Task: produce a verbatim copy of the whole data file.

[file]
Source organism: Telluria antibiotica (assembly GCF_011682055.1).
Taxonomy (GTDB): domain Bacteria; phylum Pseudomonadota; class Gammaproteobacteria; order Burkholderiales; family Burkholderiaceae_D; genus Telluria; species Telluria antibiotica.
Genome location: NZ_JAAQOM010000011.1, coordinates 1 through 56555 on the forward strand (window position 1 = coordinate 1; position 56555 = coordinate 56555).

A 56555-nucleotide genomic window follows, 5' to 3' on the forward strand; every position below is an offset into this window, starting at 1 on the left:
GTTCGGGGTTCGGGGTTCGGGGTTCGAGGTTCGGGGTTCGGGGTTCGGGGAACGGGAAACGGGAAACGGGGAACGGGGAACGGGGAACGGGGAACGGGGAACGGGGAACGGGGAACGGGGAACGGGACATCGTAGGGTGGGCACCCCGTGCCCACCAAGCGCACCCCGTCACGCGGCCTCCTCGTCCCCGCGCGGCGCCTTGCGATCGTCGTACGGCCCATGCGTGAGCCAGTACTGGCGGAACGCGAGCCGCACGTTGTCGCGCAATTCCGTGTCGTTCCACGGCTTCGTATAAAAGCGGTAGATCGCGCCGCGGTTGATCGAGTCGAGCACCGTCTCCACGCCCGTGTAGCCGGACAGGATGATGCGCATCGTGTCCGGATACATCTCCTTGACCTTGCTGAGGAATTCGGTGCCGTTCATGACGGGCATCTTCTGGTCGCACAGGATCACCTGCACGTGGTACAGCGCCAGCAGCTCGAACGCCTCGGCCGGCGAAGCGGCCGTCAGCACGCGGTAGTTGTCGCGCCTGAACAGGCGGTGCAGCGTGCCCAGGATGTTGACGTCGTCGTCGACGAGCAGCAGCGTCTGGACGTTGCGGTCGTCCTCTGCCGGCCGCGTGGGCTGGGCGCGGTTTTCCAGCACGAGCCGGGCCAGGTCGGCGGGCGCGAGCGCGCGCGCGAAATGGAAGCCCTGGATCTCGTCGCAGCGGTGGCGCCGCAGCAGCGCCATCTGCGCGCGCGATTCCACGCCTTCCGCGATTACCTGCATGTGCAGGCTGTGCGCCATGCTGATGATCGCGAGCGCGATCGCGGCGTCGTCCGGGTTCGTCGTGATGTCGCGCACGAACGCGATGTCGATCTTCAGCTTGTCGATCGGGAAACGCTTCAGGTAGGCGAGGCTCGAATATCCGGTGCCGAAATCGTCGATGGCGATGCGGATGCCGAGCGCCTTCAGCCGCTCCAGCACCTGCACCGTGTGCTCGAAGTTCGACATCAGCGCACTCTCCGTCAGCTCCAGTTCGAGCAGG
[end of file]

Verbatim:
Source organism: Telluria antibiotica (assembly GCF_011682055.1).
Taxonomy (GTDB): domain Bacteria; phylum Pseudomonadota; class Gammaproteobacteria; order Burkholderiales; family Burkholderiaceae_D; genus Telluria; species Telluria antibiotica.
Genome location: NZ_JAAQOM010000011.1, coordinates 1 through 56555 on the forward strand (window position 1 = coordinate 1; position 56555 = coordinate 56555).

A 56555-nucleotide genomic window follows, 5' to 3' on the forward strand; every position below is an offset into this window, starting at 1 on the left:
GTTCGGGGTTCGGGGTTCGGGGTTCGAGGTTCGGGGTTCGGGGTTCGGGGAACGGGAAACGGGAAACGGGGAACGGGGAACGGGGAACGGGGAACGGGGAACGGGGAACGGGGAACGGGGAACGGGACATCGTAGGGTGGGCACCCCGTGCCCACCAAGCGCACCCCGTCACGCGGCCTCCTCGTCCCCGCGCGGCGCCTTGCGATCGTCGTACGGCCCATGCGTGAGCCAGTACTGGCGGAACGCGAGCCGCACGTTGTCGCGCAATTCCGTGTCGTTCCACGGCTTCGTATAAAAGCGGTAGATCGCGCCGCGGTTGATCGAGTCGAGCACCGTCTCCACGCCCGTGTAGCCGGACAGGATGATGCGCATCGTGTCCGGATACATCTCCTTGACCTTGCTGAGGAATTCGGTGCCGTTCATGACGGGCATCTTCTGGTCGCACAGGATCACCTGCACGTGGTACAGCGCCAGCAGCTCGAACGCCTCGGCCGGCGAAGCGGCCGTCAGCACGCGGTAGTTGTCGCGCCTGAACAGGCGGTGCAGCGTGCCCAGGATGTTGACGTCGTCGTCGACGAGCAGCAGCGTCTGGACGTTGCGGTCGTCCTCTGCCGGCCGCGTGGGCTGGGCGCGGTTTTCCAGCACGAGCCGGGCCAGGTCGGCGGGCGCGAGCGCGCGCGCGAAATGGAAGCCCTGGATCTCGTCGCAGCGGTGGCGCCGCAGCAGCGCCATCTGCGCGCGCGATTCCACGCCTTCCGCGATTACCTGCATGTGCAGGCTGTGCGCCATGCTGATGATCGCGAGCGCGATCGCGGCGTCGTCCGGGTTCGTCGTGATGTCGCGCACGAACGCGATGTCGATCTTCAGCTTGTCGATCGGGAAACGCTTCAGGTAGGCGAGGCTCGAATATCCGGTGCCGAAATCGTCGATGGCGATGCGGATGCCGAGCGCCTTCAGCCGCTCCAGCACCTGCACCGTGTGCTCGAAGTTCGACATCAGCGCACTCTCCGTCAGCTCCAGTTCGAGCAGG